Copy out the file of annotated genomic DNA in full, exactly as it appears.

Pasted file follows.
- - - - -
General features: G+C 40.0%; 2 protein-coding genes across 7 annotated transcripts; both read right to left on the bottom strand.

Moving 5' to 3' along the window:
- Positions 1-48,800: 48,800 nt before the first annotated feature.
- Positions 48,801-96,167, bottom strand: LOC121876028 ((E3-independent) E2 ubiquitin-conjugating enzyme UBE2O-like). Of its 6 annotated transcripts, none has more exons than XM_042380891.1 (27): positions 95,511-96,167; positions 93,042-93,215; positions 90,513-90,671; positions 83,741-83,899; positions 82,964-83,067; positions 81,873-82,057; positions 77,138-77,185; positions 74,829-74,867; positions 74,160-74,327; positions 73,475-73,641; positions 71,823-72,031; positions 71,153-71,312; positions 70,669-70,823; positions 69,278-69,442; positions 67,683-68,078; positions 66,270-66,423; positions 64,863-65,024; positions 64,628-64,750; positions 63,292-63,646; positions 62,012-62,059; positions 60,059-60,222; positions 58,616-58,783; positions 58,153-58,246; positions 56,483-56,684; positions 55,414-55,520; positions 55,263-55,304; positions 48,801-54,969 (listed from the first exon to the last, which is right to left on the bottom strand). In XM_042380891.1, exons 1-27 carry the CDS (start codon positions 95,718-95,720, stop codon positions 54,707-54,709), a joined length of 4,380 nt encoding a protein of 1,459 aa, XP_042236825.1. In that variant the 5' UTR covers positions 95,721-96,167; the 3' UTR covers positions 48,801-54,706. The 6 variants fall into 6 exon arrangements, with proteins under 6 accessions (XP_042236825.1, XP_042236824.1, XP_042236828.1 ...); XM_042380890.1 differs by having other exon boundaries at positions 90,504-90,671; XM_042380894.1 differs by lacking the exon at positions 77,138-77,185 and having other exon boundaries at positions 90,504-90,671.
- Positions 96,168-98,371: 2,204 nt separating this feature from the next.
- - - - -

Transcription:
General features: G+C 40.0%; 2 protein-coding genes across 7 annotated transcripts; both read right to left on the bottom strand.

Moving 5' to 3' along the window:
- Positions 1-48,800: 48,800 nt before the first annotated feature.
- Positions 48,801-96,167, bottom strand: LOC121876028 ((E3-independent) E2 ubiquitin-conjugating enzyme UBE2O-like). Of its 6 annotated transcripts, none has more exons than XM_042380891.1 (27): positions 95,511-96,167; positions 93,042-93,215; positions 90,513-90,671; positions 83,741-83,899; positions 82,964-83,067; positions 81,873-82,057; positions 77,138-77,185; positions 74,829-74,867; positions 74,160-74,327; positions 73,475-73,641; positions 71,823-72,031; positions 71,153-71,312; positions 70,669-70,823; positions 69,278-69,442; positions 67,683-68,078; positions 66,270-66,423; positions 64,863-65,024; positions 64,628-64,750; positions 63,292-63,646; positions 62,012-62,059; positions 60,059-60,222; positions 58,616-58,783; positions 58,153-58,246; positions 56,483-56,684; positions 55,414-55,520; positions 55,263-55,304; positions 48,801-54,969 (listed from the first exon to the last, which is right to left on the bottom strand). In XM_042380891.1, exons 1-27 carry the CDS (start codon positions 95,718-95,720, stop codon positions 54,707-54,709), a joined length of 4,380 nt encoding a protein of 1,459 aa, XP_042236825.1. In that variant the 5' UTR covers positions 95,721-96,167; the 3' UTR covers positions 48,801-54,706. The 6 variants fall into 6 exon arrangements, with proteins under 6 accessions (XP_042236825.1, XP_042236824.1, XP_042236828.1 ...); XM_042380890.1 differs by having other exon boundaries at positions 90,504-90,671; XM_042380894.1 differs by lacking the exon at positions 77,138-77,185 and having other exon boundaries at positions 90,504-90,671.
- Positions 96,168-98,371: 2,204 nt separating this feature from the next.